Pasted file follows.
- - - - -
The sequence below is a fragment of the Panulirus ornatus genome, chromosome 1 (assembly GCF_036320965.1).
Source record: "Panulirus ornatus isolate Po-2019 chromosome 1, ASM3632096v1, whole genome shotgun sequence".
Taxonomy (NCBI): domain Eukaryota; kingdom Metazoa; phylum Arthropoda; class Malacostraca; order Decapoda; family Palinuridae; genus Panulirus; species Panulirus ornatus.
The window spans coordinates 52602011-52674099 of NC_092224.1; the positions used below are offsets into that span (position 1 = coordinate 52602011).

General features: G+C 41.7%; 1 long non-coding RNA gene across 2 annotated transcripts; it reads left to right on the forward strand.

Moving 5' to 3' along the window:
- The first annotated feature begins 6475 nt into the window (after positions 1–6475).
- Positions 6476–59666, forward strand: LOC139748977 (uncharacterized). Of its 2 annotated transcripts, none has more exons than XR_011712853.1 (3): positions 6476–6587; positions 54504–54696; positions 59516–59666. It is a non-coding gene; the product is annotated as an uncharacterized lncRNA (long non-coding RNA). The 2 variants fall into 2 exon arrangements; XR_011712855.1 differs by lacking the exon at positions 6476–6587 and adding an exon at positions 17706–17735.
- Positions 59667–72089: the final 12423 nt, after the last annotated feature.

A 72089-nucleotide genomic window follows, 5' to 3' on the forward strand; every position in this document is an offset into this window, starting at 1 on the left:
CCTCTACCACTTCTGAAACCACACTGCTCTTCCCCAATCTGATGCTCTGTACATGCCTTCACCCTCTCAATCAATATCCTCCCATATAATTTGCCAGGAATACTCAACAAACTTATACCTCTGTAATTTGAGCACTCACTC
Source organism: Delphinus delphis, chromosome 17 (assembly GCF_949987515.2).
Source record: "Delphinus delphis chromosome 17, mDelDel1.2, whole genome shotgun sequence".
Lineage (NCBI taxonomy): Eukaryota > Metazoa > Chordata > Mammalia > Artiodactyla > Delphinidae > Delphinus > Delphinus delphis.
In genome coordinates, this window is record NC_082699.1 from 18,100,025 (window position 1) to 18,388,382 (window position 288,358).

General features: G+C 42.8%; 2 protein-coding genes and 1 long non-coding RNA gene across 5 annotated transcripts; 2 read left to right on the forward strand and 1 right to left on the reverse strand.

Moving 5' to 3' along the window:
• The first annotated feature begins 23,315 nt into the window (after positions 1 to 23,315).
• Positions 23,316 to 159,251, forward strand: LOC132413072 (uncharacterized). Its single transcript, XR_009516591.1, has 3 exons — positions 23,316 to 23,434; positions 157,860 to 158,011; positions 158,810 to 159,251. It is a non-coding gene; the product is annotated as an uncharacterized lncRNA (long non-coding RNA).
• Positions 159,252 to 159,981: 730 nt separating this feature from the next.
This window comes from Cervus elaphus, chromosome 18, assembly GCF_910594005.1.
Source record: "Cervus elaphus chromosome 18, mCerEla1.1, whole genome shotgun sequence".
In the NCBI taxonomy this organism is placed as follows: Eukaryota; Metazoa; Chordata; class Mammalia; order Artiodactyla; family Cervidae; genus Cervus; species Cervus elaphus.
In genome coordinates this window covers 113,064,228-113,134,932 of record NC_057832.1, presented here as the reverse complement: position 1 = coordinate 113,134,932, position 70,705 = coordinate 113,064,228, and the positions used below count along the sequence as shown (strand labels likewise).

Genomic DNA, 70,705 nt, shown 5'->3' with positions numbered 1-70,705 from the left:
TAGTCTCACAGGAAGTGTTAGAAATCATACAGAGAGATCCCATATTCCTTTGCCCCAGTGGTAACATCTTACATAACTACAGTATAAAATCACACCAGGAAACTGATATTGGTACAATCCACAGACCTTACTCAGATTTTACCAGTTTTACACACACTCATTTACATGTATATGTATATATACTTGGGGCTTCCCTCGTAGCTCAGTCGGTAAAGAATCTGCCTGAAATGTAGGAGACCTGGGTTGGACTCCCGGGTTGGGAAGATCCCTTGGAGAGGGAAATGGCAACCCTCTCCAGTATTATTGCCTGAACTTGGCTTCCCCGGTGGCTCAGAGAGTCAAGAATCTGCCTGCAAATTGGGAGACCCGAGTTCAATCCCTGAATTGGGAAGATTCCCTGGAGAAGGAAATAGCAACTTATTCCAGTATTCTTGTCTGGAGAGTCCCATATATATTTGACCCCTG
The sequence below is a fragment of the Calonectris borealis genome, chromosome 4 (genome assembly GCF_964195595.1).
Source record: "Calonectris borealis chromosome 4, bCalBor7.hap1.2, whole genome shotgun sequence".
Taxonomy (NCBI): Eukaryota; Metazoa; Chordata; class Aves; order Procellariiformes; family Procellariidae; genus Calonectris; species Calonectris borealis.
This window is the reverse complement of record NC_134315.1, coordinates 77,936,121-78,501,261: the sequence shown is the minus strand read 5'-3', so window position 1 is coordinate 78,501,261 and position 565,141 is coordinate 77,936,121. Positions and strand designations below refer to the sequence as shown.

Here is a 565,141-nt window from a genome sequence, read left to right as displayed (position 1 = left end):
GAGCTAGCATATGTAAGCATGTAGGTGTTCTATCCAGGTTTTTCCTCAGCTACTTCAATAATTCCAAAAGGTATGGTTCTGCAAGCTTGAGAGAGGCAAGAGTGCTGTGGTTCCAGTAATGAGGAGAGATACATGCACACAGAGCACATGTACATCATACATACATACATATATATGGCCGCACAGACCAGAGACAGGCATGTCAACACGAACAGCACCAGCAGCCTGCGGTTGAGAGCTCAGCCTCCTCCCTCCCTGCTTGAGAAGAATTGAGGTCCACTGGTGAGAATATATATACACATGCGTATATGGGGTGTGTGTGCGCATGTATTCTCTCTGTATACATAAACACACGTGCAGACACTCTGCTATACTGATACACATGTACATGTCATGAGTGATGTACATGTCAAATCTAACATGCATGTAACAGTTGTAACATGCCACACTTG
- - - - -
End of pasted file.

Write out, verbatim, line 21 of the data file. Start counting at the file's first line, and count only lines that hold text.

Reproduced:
This window comes from Cervus elaphus, chromosome 18, assembly GCF_910594005.1.